Conclusions—An increased CCA-IMT was associated with BI, both overall and in the main subtypes. An increased IMT may help select patients at high risk for BI.
Key Words: ultrasonography , carotid artery diseases
Conventional Physiotherapy and Treadmill Re-Training for Higher-Level Gait Disorders in Cerebrovascular Disease—Liston R, Mickelborough J, Harris B, Hann AW, Tallis RC (Dept of Geriatric Medicine, Clinical Sciences Bldg, Hope Hospital, Eccles Old Rd, Salford M6 8HD, UK)—Age Ageing. 2000;29:311–318. Copyright ©2000 British Geriatrics Society.
Objectives: to compare the therapeutic effects of two approaches to gait re-training—a schedule of conventional physiotherapy and treadmill re-training—in patients with higher-level gait disorders associated with cerebral multi-infarct states.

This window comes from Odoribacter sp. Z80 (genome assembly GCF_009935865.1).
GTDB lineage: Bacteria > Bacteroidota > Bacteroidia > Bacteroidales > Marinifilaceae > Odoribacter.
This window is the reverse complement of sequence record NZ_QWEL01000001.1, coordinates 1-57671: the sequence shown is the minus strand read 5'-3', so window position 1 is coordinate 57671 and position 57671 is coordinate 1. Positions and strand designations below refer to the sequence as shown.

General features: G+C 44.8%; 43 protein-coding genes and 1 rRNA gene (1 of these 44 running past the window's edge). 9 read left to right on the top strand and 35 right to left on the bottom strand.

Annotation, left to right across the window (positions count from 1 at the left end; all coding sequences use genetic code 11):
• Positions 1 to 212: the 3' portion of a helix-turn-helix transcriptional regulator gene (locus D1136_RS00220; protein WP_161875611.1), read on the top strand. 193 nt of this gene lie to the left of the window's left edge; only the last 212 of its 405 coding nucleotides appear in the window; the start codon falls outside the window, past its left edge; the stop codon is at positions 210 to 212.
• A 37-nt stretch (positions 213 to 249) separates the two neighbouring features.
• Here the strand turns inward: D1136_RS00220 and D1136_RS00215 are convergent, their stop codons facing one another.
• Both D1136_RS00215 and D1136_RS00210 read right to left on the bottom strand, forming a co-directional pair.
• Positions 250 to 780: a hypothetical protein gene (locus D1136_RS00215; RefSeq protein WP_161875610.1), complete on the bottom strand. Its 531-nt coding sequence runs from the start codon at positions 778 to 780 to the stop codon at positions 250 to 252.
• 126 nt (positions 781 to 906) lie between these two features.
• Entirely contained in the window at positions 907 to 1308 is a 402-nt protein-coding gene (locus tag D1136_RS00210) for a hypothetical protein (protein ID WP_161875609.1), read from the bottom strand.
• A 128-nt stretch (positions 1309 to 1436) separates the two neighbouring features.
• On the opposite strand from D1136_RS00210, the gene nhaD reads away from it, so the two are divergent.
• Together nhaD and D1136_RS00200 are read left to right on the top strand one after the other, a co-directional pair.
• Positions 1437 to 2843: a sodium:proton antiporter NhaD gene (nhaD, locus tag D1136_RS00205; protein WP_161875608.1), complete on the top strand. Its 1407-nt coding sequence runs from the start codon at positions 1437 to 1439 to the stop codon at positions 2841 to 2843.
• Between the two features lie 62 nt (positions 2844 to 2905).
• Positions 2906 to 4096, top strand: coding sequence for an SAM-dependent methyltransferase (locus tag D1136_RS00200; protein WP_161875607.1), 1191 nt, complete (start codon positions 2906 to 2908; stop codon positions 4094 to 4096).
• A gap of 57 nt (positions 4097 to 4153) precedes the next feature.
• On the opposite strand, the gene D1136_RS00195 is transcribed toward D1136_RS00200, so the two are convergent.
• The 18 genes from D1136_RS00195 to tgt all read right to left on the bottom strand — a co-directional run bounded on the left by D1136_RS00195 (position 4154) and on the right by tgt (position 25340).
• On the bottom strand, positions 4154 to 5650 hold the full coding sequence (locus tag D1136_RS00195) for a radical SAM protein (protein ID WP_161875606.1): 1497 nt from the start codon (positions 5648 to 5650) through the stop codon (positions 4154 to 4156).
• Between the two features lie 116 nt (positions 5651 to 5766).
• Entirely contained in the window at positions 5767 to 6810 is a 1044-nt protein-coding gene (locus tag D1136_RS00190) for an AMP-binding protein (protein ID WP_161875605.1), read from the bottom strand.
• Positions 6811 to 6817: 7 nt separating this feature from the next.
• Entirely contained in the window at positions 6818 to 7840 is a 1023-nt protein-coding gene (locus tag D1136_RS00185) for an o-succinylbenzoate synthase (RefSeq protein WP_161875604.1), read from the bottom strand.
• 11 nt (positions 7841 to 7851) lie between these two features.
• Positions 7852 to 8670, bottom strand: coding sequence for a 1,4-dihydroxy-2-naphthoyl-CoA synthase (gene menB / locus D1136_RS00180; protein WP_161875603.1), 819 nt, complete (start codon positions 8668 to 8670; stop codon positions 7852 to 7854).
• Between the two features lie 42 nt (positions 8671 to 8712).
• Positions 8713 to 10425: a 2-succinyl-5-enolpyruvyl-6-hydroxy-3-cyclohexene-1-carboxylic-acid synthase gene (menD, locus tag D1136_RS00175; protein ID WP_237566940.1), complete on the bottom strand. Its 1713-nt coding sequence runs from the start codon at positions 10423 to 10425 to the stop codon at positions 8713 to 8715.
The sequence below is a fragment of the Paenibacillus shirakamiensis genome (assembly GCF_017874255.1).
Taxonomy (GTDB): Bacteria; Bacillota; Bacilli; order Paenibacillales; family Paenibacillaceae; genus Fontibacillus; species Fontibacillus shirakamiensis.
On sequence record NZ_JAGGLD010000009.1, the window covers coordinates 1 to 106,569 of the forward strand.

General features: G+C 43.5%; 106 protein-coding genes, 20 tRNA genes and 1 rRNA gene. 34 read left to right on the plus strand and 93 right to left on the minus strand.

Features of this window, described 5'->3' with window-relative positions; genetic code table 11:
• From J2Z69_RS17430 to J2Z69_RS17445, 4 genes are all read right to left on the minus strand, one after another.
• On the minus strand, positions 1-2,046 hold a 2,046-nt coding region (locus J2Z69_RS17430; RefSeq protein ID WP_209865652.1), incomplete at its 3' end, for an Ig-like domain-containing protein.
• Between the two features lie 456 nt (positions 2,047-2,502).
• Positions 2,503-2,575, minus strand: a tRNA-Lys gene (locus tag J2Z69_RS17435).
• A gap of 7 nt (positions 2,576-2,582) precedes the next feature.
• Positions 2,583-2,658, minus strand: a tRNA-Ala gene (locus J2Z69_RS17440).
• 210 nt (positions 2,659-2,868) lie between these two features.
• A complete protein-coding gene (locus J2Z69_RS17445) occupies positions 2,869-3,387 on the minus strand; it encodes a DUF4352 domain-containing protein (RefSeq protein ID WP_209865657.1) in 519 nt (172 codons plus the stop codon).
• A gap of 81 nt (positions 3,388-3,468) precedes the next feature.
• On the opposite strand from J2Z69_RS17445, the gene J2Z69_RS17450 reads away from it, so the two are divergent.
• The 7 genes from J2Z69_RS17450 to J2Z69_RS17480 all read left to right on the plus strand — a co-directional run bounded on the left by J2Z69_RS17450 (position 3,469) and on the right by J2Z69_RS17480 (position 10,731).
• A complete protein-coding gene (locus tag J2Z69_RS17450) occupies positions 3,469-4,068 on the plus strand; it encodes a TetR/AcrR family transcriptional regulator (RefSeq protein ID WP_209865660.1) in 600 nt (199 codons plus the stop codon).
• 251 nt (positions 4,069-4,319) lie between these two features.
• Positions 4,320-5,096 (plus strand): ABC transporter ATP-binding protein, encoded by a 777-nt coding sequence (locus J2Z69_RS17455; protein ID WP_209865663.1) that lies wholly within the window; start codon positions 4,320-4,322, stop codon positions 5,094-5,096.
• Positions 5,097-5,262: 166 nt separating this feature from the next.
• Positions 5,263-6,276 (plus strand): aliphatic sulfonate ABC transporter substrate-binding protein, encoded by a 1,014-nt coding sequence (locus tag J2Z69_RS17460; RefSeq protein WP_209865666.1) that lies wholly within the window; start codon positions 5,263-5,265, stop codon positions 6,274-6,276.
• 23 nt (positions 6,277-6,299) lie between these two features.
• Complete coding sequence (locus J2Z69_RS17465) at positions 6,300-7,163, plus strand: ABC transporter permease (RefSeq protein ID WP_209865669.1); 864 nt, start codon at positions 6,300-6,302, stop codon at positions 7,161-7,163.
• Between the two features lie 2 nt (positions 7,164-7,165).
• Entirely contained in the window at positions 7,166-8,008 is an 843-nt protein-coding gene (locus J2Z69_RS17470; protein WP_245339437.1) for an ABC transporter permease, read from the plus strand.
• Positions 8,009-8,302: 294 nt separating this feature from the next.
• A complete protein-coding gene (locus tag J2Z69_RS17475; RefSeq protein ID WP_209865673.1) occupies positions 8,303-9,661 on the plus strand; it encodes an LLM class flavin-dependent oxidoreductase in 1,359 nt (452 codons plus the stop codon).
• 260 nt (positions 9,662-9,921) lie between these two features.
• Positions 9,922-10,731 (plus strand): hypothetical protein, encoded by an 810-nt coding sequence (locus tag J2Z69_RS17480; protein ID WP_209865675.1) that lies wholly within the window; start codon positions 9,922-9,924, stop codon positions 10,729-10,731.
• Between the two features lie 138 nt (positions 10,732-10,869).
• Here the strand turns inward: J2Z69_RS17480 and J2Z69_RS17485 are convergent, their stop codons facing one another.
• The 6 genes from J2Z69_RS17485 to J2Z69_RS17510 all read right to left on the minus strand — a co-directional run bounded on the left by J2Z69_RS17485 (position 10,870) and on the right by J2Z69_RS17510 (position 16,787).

Design: single-blind crossover study involving a 4-week baseline period, 4 weeks of treadmill re-training and 4 weeks of conventional physiotherapy.
Setting: a large teaching hospital.
Subjects: patients with cerebral multi-infarct states who met the criteria for higher-level gait disorders. Computed tomographic brain scans showed at least one large vessel infarct, basal ganglia and white matter lacunes or extensive leukoaraiosis.
Interventions: a schedule of treadmill re-training and a specific schedule of physiotherapy containing 31 interventions in three treatment modules: (i) for gait ignition failure and turning; (ii) to improve postural alignment and enhance balance reactions; and (iii) for other components of cerebral multi-infarct state disordered gait.
Main outcome measures: spatial and temporal gait measures and activity of daily living assessments.